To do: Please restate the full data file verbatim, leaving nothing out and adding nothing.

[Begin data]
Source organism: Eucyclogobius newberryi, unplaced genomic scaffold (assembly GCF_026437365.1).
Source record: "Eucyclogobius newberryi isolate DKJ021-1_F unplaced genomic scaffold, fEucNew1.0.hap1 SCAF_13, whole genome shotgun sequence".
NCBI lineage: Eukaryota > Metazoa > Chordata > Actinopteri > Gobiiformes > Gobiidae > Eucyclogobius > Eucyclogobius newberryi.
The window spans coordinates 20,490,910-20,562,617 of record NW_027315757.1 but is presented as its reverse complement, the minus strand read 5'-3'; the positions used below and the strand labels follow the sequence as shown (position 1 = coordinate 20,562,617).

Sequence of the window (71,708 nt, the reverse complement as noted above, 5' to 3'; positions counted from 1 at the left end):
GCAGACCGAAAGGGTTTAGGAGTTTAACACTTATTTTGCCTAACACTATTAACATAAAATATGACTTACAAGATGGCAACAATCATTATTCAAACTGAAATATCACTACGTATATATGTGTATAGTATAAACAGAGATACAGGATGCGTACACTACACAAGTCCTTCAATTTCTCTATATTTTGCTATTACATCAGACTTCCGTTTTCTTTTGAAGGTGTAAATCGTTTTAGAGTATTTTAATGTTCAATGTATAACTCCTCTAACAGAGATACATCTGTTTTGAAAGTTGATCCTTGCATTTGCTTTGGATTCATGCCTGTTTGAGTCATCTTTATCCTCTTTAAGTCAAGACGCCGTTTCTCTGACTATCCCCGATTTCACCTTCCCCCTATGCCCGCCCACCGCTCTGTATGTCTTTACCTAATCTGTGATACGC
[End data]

Source organism: Eucyclogobius newberryi, unplaced genomic scaffold (assembly GCF_026437365.1).
Source record: "Eucyclogobius newberryi isolate DKJ021-1_F unplaced genomic scaffold, fEucNew1.0.hap1 SCAF_13, whole genome shotgun sequence".
NCBI lineage: Eukaryota > Metazoa > Chordata > Actinopteri > Gobiiformes > Gobiidae > Eucyclogobius > Eucyclogobius newberryi.
The window spans coordinates 20,490,910-20,562,617 of record NW_027315757.1 but is presented as its reverse complement, the minus strand read 5'-3'; the positions used below and the strand labels follow the sequence as shown (position 1 = coordinate 20,562,617).

Sequence of the window (71,708 nt, the reverse complement as noted above, 5' to 3'; positions counted from 1 at the left end):
GCAGACCGAAAGGGTTTAGGAGTTTAACACTTATTTTGCCTAACACTATTAACATAAAATATGACTTACAAGATGGCAACAATCATTATTCAAACTGAAATATCACTACGTATATATGTGTATAGTATAAACAGAGATACAGGATGCGTACACTACACAAGTCCTTCAATTTCTCTATATTTTGCTATTACATCAGACTTCCGTTTTCTTTTGAAGGTGTAAATCGTTTTAGAGTATTTTAATGTTCAATGTATAACTCCTCTAACAGAGATACATCTGTTTTGAAAGTTGATCCTTGCATTTGCTTTGGATTCATGCCTGTTTGAGTCATCTTTATCCTCTTTAAGTCAAGACGCCGTTTCTCTGACTATCCCCGATTTCACCTTCCCCCTATGCCCGCCCACCGCTCTGTATGTCTTTACCTAATCTGTGATACGC